The loss of those revenues means the scope of the tax reform package will likely be smaller than the sweeping cuts Trump and the GOP campaigned on last fall. Deeper tax cuts – without corresponding deep cuts in spending – will likely draw strong opposition from GOP fiscal conservatives opposed to any increases in the budget deficit.
"It's really going to be very difficult," said James Pethokoukis, a columnist at the American Enterprise Institute. "They're trying to do big tax cuts at the same time they've made all these promises about balancing the budget. You can be the most wonderful negotiator in the world but you can't make one plus one equal three."
The White House this week signaled that it may soften its proposed tax corporate tax cuts, from the 15 percent rate proposed in April to a somewhat higher rate. The current top rate is 35 percent.
One alternative could involve a large, but temporary, tax cut that lets Republicans declare victory without imposing permanent budget gaps, much like the Bush tax cuts of 2001. When they finally expired at the end of 2012, Congress had to scramble to avoid the so-called fiscal cliff created by abrupt tax hikes and spending cuts that threatened to produce a huge drag on the economy.
"The problem with these temporary tax cuts is that they're unstable; they add to the problems of the tax system, they don't subtract from it," said Jason Furman, an economist at the Peterson Institute for International Economics. "They'll get reversed in the future and, in the meantime, they'll add to the deficit."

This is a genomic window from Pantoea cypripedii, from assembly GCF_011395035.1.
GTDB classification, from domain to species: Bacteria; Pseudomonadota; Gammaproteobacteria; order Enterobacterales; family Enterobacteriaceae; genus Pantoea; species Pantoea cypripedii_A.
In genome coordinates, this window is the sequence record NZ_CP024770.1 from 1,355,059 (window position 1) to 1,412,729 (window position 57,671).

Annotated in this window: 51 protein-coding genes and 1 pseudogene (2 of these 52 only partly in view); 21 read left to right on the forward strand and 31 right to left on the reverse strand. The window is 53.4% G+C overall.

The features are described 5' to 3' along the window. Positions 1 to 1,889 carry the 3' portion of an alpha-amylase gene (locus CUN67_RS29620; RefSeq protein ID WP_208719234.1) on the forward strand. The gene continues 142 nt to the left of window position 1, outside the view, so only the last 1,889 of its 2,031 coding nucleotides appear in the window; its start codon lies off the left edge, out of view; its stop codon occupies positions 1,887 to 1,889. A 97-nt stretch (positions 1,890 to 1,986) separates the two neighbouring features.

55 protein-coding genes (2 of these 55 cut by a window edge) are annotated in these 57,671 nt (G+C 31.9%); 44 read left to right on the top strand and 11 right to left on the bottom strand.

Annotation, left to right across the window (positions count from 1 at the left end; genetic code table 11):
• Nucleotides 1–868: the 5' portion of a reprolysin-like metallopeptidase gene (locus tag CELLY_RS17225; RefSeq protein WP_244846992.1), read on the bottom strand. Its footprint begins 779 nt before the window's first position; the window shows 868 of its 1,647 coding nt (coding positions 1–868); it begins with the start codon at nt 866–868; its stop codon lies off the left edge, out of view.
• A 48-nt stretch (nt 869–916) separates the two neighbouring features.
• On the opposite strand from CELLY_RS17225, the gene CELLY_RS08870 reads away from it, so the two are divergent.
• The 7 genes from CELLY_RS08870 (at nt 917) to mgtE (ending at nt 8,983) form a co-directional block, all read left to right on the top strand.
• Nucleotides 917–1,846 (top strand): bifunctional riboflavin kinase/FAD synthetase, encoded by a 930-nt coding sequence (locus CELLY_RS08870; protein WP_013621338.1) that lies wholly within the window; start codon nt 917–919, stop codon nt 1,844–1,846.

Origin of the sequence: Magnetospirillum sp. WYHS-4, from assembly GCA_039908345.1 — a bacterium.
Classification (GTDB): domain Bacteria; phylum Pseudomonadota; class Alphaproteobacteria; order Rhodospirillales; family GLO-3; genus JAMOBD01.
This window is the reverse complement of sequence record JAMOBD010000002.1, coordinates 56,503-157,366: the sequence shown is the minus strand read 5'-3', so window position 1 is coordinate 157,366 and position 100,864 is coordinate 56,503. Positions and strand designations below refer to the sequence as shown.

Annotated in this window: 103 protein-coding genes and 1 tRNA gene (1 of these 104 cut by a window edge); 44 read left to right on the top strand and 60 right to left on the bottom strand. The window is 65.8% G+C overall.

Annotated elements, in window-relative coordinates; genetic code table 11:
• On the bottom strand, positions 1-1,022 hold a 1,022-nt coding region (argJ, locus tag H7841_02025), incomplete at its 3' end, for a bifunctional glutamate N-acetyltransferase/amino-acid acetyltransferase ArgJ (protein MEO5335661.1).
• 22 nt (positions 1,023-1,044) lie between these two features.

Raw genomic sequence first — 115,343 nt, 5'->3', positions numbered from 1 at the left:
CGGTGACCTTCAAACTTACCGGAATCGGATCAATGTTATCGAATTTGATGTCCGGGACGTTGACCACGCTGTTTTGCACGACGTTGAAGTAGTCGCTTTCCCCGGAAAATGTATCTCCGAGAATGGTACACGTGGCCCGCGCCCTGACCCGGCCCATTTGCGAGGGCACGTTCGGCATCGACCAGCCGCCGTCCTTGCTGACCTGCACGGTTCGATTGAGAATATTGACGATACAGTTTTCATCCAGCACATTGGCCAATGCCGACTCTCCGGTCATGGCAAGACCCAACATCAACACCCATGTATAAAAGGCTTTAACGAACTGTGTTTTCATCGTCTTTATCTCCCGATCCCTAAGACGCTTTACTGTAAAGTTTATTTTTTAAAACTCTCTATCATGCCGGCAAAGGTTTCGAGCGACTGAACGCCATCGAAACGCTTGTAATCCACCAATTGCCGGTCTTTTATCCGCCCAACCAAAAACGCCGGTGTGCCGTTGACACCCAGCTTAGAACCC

Though details of the White House plan are being closely guarded, the Trump administration is planning a big push after Congress returns from its August recess, according to Gary Cohn, director of the National Economic Council.
"We were going to get to tax reform if [health-care reform] passes or it doesn't pass," Cohn said late last month. "We are on a tax reform agenda when we come back in September, when the August recess is over. We will be 100 percent engaged in tax reform."
That puts the debate over tax reform on a collision course with two other politically contentious battles, one over the proposed budget for next year and the other over the debt ceiling, which the Treasury expects to hit by mid-October.
With Democrats unwilling to cross the aisle and Republicans divided between moderates and staunch conservatives, the divisions created by the health-care battle are already complicating debate over those issues.
"We've got lots of other things coming up where this basic governing problem is going to manifest itself," said Peter Orszag, former budget director in the Obama administration.